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The Different Types of Elastic Cord

Everyone appreciates the importance of a work truck, especially your family or friends when they need help moving, but people don't always appreciate the elastic cord that helps keep precious cargo in its place. Elastic cord, also known as cord or rope, is a vital piece of equipment for many people, whether it's for weekend activities, daily work needs, or just the occasional hustle and bustle that may be demanded. However, that doesn't mean that all are made equally. Learn about the different types of elastic cord by reading below. It's always a good idea to pair the work you need with the best available tool for the job, so the differences really do matter.

Shock Cord


One of the greatest benefits of elastic cord is that it can have a stretch factor of anywhere from 100 to 125 percent under heavy load. Not only does that make it able to survive an awful lot of wear and tear, but it’s also great for a multitude of different applications. It can be used for cargo control, tying down trailer covers, or for camping equipment and gear. Granted, different cords have different degrees of stretch factor, so be sure to determine what you need and match your purchase accordingly.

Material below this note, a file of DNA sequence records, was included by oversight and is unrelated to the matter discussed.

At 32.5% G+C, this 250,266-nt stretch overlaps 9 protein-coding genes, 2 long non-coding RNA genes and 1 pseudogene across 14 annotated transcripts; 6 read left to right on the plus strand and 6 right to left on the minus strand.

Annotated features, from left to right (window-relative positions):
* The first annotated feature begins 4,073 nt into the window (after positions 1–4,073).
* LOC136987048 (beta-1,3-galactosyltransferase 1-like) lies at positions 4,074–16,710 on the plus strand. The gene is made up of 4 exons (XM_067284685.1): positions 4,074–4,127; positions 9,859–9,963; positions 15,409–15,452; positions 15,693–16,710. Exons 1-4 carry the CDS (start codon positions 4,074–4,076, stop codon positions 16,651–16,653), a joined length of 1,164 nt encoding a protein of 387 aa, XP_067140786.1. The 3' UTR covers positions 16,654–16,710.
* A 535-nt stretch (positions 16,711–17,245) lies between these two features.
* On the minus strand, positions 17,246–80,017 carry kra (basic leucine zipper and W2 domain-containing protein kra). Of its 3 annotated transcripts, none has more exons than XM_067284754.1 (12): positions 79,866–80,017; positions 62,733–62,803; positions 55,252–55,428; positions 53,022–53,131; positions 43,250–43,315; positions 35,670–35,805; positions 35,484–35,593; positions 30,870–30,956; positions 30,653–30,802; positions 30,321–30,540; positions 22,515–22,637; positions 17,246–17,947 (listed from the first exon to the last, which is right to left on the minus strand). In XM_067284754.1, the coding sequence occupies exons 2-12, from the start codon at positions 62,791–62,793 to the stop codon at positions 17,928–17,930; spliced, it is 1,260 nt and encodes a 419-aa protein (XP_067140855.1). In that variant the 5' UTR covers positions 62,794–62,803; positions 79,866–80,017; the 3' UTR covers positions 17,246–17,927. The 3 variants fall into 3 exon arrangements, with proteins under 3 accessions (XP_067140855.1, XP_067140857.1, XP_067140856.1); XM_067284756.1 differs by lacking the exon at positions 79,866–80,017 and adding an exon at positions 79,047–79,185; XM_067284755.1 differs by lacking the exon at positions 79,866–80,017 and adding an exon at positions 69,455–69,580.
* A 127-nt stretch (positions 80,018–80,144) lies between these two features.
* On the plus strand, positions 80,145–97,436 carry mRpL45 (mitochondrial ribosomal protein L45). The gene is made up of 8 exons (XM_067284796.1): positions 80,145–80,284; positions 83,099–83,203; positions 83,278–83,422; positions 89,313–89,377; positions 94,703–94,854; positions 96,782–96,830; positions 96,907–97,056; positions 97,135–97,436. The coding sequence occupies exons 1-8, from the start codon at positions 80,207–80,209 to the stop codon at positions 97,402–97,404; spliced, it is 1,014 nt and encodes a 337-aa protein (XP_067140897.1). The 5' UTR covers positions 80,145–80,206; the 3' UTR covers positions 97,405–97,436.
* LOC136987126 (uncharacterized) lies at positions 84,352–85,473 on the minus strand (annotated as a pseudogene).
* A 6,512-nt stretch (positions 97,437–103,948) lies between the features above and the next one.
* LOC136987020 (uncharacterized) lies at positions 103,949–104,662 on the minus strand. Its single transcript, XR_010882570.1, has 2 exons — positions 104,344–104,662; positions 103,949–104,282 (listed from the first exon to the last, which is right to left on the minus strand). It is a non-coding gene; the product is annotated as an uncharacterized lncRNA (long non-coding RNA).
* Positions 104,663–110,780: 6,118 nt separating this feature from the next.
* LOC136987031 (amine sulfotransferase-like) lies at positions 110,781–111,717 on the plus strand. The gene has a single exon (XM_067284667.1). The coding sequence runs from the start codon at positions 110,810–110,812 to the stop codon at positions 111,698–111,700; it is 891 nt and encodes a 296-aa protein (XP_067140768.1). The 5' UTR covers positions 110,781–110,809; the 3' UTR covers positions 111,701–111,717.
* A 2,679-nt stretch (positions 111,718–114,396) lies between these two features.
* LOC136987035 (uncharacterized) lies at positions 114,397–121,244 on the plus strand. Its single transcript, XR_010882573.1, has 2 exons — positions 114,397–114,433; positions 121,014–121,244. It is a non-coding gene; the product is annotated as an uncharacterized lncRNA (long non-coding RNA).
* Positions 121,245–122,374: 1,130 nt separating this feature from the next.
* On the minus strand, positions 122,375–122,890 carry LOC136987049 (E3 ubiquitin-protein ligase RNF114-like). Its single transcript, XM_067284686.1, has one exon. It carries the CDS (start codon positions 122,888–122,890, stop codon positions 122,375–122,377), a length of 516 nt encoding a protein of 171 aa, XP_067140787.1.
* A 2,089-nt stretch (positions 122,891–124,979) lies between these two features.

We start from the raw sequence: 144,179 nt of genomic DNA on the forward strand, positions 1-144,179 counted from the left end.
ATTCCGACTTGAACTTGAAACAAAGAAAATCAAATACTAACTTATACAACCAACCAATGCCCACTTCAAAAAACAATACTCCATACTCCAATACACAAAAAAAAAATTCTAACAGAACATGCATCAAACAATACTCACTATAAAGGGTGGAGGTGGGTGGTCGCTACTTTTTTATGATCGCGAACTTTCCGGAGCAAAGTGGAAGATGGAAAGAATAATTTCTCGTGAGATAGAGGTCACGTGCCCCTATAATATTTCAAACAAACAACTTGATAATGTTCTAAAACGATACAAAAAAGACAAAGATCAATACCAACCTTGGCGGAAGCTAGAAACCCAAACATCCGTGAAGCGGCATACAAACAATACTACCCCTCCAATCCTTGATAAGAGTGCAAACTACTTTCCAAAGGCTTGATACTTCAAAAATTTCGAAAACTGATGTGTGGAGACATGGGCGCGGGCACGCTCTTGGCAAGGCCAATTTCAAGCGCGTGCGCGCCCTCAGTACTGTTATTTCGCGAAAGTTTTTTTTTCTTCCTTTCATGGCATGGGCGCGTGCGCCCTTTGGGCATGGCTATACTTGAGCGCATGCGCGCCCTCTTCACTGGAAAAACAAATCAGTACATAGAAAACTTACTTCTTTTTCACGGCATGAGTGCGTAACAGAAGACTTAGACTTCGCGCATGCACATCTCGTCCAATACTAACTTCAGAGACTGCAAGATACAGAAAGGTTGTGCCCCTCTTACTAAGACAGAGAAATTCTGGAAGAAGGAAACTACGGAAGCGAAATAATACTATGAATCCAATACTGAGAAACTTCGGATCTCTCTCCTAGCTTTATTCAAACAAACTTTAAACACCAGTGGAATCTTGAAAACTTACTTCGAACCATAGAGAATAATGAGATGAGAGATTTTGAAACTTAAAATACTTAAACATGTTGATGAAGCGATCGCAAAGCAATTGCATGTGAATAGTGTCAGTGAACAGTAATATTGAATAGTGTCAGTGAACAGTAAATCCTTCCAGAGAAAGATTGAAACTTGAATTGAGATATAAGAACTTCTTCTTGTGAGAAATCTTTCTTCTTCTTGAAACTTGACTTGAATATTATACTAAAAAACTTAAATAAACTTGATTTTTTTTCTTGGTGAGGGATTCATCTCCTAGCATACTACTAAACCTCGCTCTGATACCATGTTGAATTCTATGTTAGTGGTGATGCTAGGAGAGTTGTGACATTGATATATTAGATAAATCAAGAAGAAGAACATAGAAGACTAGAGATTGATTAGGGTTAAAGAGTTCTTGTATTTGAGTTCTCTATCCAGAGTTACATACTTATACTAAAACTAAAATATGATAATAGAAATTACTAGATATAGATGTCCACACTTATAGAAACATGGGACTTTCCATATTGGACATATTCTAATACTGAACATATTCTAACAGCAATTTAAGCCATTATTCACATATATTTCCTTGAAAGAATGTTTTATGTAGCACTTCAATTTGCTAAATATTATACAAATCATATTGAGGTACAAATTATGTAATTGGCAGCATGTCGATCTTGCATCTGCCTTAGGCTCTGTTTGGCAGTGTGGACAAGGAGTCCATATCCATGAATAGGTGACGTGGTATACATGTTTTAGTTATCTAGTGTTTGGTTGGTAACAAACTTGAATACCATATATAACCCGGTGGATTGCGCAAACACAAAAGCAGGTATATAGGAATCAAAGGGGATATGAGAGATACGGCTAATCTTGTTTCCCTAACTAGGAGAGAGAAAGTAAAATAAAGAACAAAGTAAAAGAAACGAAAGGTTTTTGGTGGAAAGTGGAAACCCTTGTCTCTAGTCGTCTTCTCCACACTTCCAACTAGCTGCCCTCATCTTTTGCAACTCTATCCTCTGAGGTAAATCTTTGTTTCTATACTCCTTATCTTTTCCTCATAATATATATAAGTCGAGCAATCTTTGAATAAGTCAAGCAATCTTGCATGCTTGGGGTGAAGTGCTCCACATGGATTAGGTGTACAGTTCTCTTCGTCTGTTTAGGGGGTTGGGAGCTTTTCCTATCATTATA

Marine-Grade Options

Some cord is marine-grade, which simply means that it's likely coated with a material like polyester. The particular jacket covering the cord will determine whether or not you're buying marine-grade cord. If you're working on boats, camping, or engaging in other activities where rain or water is an expected factor, it may be a good idea to invest in marine-grade cord. It's better suited to getting wet, and it will be able to survive the elements intact more easily and more reliably than many other selections.

Hooks and Tie Downs

Not all cords automatically come with hooks. However, hooks can be a great choice. Not only do they save you the effort of knotting and tying the cord, but the hooks can latch and attach easily, quickly, and reliably. Even if your cord didn't come with hooks, you can always purchase them separately and attach them yourself. They're a great accessory, and you're likely to get a lot of mileage out of them. They make for great tie downs and are a simple solution for a wide range of applications.

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